Madi Jobertah is a human rights defender from the Gambia. He has worked extensively with the media and development and voluntary organizations in the Gambia as well as around Africa and the world in promotion of democracy and human rights. As one of this year’s panelists, he will talk about his experience of having done a lot of work on sight, directly with the people he is helping.
Can you tell us something about yourself?
My name is Madi Jobarteh. I am from the Gambia and I am a human rights defender. I have spent more than 15 years social work including promotion and defense of human rights and civic awareness. I have extensively worked with the media and development and voluntary organizations in the Gambia as well as around Africa and the world in promotion of democracy and human rights. I have worked with organizations for youth, women, persons with disability, persons living with HIV/AIDS, children and journalists. My work is a manifestation of my passion and commitment to the empowerment of citizens to be the architects of their own destiny.
I am a highly self-motivated individual, highly innovative and results-oriented, with great potential in building, leading and working with teams. I uphold the principles and values of human rights, non-violence and peace, equality between men and women and the rule of law.
What are your own experiences with doing charity work?
In my work I have come to realize that individuals and communities desire better lives, freedom and ability to do things for themselves in order to change their lives. I have seen that the major obstacle preventing the people from determining their own lives and destiny is the overbearing presence of the state that is not democratic and accountable. It is only oppressive governments and governments with limited capacity that keeps people in poverty and deprivation. I have come to realize that when people have the right information then they get prepared to organize for their own benefit. In many of my community engagements I have seen how community members would speak of forming associations realizing that the power to change does not lie with individuals but with the group.
What are the results that you have seen by the charity work of NGOs in the Gambia?
Essentially the best and the most formidable result I have seen is the urge in the people to form associations so as to demand for goods and services and defend their rights as a group. Ultimately people come to realize that their best defense and progress lie in unity. It became clear to be me all the time that when individuals and communities are informed and organized then they become a strong force for change. I have seen this manifest in all sorts of groups I have worked with such as women, youth, persons with disability, persons living with HIV and other disadvantaged and vulnerable groups.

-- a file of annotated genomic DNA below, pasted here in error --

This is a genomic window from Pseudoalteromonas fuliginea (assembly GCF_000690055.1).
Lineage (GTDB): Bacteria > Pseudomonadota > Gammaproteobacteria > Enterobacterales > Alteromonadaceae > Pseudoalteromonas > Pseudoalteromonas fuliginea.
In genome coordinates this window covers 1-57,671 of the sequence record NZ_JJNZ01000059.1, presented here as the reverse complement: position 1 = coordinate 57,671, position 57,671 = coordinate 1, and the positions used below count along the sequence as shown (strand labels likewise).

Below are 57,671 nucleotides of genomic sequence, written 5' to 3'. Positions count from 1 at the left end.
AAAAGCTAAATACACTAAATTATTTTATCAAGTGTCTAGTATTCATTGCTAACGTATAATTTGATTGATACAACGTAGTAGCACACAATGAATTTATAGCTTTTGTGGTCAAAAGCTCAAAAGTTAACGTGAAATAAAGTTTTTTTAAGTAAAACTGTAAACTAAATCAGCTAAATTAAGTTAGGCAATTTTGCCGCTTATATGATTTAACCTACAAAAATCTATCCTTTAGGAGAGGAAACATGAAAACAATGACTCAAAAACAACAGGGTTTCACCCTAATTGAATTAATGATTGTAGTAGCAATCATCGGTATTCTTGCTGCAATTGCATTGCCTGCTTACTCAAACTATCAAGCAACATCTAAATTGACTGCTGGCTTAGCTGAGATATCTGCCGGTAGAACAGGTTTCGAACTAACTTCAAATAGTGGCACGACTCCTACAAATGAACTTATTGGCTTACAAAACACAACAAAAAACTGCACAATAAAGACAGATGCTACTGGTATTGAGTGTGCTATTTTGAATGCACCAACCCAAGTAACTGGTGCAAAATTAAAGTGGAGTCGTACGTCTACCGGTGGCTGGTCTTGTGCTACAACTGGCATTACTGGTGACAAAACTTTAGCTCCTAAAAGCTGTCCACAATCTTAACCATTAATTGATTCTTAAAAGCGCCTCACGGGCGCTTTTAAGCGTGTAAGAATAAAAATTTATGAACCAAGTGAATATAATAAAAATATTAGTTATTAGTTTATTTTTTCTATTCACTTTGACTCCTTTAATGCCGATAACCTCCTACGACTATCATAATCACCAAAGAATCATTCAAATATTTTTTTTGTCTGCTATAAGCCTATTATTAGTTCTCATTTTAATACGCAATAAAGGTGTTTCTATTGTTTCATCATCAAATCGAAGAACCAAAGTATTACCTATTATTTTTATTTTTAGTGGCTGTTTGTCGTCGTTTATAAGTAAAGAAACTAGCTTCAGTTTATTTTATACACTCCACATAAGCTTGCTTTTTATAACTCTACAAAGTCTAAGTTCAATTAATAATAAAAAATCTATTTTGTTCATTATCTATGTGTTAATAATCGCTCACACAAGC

How does doing charity work contribute to one's personal development and future career?
First of all, I do not agree with the term ‘charity’ work because it is a term that sees human beings as inherently helpless and victims by themselves. It then makes the ‘charity’ worker appear as a saviour or a Good Samaritan. Such terms cloud the inherent and embedded injustice and inequality consciously and deliberately created by the state, international organizations, religion, culture, politics, and media as well as the academia. People are poor not because they lack resources or skills, but because the laws, institutions and the entire system is flawed, unjust and against them.
Thus in my social empowerment work I have realized these injustices and inequality in all levels of society and systems. By that understanding, I have become a more fierce fighter for justice and equality. This has made me more humble, determined and an honest person. It has made me to better understand and appreciate those impoverished people and to see the challenges and opportunities that exist in society. It has also made me to realize my own potential to contribute to the creation of freedom, justice and equality in society. Thus my work gives me legitimacy and better freedom as a human being. It inspires me and strengthens me in my conviction for the creation of a just world.
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